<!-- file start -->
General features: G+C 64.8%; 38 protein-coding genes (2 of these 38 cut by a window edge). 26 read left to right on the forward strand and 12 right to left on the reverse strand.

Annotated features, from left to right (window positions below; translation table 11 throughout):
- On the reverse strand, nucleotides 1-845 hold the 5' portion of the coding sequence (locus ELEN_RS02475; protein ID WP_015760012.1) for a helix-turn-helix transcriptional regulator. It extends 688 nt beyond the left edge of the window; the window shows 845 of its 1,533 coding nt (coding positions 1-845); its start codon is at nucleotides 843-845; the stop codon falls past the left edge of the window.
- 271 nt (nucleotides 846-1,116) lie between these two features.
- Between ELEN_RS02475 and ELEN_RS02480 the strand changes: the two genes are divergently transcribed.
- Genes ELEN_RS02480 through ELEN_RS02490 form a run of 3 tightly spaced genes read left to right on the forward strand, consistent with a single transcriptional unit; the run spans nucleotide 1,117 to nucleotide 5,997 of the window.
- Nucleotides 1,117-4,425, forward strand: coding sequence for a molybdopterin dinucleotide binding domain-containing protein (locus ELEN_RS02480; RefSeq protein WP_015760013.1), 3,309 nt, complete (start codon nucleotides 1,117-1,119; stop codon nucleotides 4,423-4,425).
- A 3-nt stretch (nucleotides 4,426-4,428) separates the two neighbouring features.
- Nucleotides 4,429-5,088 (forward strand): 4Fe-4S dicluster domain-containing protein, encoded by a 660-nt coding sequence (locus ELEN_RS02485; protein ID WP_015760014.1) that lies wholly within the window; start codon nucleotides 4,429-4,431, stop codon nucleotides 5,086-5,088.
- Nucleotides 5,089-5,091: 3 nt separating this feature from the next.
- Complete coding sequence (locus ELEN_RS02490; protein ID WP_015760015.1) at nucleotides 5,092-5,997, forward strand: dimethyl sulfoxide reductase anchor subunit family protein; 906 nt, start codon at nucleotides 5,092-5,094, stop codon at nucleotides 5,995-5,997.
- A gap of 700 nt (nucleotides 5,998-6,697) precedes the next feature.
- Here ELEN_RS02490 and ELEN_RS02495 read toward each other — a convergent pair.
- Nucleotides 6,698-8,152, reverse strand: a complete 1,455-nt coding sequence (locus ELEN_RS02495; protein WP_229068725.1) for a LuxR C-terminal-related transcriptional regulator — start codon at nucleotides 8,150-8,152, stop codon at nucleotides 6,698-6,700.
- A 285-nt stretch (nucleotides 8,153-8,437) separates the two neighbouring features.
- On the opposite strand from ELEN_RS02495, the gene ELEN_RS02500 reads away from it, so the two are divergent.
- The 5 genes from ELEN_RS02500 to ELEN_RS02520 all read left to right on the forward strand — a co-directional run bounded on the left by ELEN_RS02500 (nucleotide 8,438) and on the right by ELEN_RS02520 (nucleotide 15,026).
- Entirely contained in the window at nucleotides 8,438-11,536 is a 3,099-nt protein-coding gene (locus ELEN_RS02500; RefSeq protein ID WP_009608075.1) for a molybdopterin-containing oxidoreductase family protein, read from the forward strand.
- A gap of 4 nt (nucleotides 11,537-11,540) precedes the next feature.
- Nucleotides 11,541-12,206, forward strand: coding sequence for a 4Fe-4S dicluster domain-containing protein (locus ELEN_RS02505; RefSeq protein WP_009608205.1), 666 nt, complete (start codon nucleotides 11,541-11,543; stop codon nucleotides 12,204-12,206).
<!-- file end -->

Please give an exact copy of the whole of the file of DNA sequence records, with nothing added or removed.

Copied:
General features: G+C 64.8%; 38 protein-coding genes (2 of these 38 cut by a window edge). 26 read left to right on the forward strand and 12 right to left on the reverse strand.

Annotated features, from left to right (window positions below; translation table 11 throughout):
- On the reverse strand, nucleotides 1-845 hold the 5' portion of the coding sequence (locus ELEN_RS02475; protein ID WP_015760012.1) for a helix-turn-helix transcriptional regulator. It extends 688 nt beyond the left edge of the window; the window shows 845 of its 1,533 coding nt (coding positions 1-845); its start codon is at nucleotides 843-845; the stop codon falls past the left edge of the window.
- 271 nt (nucleotides 846-1,116) lie between these two features.
- Between ELEN_RS02475 and ELEN_RS02480 the strand changes: the two genes are divergently transcribed.
- Genes ELEN_RS02480 through ELEN_RS02490 form a run of 3 tightly spaced genes read left to right on the forward strand, consistent with a single transcriptional unit; the run spans nucleotide 1,117 to nucleotide 5,997 of the window.
- Nucleotides 1,117-4,425, forward strand: coding sequence for a molybdopterin dinucleotide binding domain-containing protein (locus ELEN_RS02480; RefSeq protein WP_015760013.1), 3,309 nt, complete (start codon nucleotides 1,117-1,119; stop codon nucleotides 4,423-4,425).
- A 3-nt stretch (nucleotides 4,426-4,428) separates the two neighbouring features.
- Nucleotides 4,429-5,088 (forward strand): 4Fe-4S dicluster domain-containing protein, encoded by a 660-nt coding sequence (locus ELEN_RS02485; protein ID WP_015760014.1) that lies wholly within the window; start codon nucleotides 4,429-4,431, stop codon nucleotides 5,086-5,088.
- Nucleotides 5,089-5,091: 3 nt separating this feature from the next.
- Complete coding sequence (locus ELEN_RS02490; protein ID WP_015760015.1) at nucleotides 5,092-5,997, forward strand: dimethyl sulfoxide reductase anchor subunit family protein; 906 nt, start codon at nucleotides 5,092-5,094, stop codon at nucleotides 5,995-5,997.
- A gap of 700 nt (nucleotides 5,998-6,697) precedes the next feature.
- Here ELEN_RS02490 and ELEN_RS02495 read toward each other — a convergent pair.
- Nucleotides 6,698-8,152, reverse strand: a complete 1,455-nt coding sequence (locus ELEN_RS02495; protein WP_229068725.1) for a LuxR C-terminal-related transcriptional regulator — start codon at nucleotides 8,150-8,152, stop codon at nucleotides 6,698-6,700.
- A 285-nt stretch (nucleotides 8,153-8,437) separates the two neighbouring features.
- On the opposite strand from ELEN_RS02495, the gene ELEN_RS02500 reads away from it, so the two are divergent.
- The 5 genes from ELEN_RS02500 to ELEN_RS02520 all read left to right on the forward strand — a co-directional run bounded on the left by ELEN_RS02500 (nucleotide 8,438) and on the right by ELEN_RS02520 (nucleotide 15,026).
- Entirely contained in the window at nucleotides 8,438-11,536 is a 3,099-nt protein-coding gene (locus ELEN_RS02500; RefSeq protein ID WP_009608075.1) for a molybdopterin-containing oxidoreductase family protein, read from the forward strand.
- A gap of 4 nt (nucleotides 11,537-11,540) precedes the next feature.
- Nucleotides 11,541-12,206, forward strand: coding sequence for a 4Fe-4S dicluster domain-containing protein (locus ELEN_RS02505; RefSeq protein WP_009608205.1), 666 nt, complete (start codon nucleotides 11,541-11,543; stop codon nucleotides 12,204-12,206).